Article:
The bill aims to modify HOS requirements for transporters of livestock and insects. Now that ELD enforcement has started, industry stakeholders are more divided than ever on whether livestock truck drivers should have to comply to the same HOS limitation that other drivers do.

Read on to gain a full understanding of the situation and come to your own conclusion on this debate.

 

What the Livestock Exemption Bill Says

The bill only applies to drivers transporting livestock (as defined in section 602 of the Agricultural Act of 1949) or insects. And the proposed hours of service exemption would only be applicable to drivers who travel no more than 300-air miles from their pick-up point.  Here are the details of the proposed bill.

Livestock drivers would be exempt from hours of service requirements in the following situations:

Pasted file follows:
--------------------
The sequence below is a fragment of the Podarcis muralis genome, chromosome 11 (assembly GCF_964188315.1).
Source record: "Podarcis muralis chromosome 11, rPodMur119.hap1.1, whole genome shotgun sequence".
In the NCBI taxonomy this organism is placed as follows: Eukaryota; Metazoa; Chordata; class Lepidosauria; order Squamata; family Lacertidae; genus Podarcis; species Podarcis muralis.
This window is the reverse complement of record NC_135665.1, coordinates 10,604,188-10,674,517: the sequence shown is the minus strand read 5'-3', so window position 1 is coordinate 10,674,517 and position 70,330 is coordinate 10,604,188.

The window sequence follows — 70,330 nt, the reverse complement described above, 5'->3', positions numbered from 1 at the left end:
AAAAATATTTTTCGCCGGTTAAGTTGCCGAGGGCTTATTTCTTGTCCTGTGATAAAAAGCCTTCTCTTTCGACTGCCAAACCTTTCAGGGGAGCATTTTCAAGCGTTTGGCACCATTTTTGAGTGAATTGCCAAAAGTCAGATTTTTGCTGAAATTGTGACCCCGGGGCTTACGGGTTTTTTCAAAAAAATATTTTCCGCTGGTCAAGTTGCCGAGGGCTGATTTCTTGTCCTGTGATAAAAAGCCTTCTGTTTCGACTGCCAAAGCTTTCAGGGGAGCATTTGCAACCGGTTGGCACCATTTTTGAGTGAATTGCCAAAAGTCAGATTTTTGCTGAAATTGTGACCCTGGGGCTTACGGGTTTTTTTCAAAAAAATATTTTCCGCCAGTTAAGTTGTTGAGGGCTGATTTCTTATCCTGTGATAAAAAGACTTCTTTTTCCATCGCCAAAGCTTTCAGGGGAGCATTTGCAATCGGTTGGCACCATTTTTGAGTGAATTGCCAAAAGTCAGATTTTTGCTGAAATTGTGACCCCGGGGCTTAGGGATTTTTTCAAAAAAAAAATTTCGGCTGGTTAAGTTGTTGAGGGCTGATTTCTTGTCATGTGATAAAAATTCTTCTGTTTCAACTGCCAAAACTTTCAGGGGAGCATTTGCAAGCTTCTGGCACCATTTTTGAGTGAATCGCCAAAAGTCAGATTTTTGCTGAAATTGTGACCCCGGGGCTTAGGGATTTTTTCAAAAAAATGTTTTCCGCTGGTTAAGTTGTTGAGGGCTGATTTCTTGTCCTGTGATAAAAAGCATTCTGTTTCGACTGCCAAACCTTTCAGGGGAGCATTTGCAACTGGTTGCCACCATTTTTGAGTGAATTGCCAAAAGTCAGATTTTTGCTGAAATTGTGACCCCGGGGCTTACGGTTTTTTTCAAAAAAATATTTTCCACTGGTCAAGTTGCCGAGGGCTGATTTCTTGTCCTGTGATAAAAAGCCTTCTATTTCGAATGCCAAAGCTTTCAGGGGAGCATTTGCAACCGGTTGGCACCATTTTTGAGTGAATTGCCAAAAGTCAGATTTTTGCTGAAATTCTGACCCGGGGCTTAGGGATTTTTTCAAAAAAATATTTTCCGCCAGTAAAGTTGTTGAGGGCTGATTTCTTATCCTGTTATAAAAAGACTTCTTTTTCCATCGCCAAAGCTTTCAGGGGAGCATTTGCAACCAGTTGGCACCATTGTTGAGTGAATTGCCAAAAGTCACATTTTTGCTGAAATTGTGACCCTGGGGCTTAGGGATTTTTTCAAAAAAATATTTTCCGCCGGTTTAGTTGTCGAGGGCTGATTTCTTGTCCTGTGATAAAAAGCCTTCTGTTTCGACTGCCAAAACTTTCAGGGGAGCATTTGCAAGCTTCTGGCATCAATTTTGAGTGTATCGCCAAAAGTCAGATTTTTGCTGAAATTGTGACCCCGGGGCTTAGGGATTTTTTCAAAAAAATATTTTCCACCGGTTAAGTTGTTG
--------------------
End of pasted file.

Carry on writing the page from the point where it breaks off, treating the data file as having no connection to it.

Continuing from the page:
A) at a plant, terminal, facility, or other property of a motor carrier or shipper or on any public property during which the driver is waiting to be dispatched.

B) loading or unloading a commercial motor vehicle.

C) supervising or assisting in the loading or unloading of a commercial motor vehicle.

D) attending to a commercial motor vehicle while the vehicle is being loaded or unloaded.

E) remaining in readiness to operate a commercial motor vehicle; and

F) giving or receiving receipts for shipments loaded or unloaded.

In addition, the proposed bill states:

1) the driver may take 1 or more rest periods during the trip, which shall not be included in the calculation of the driving time;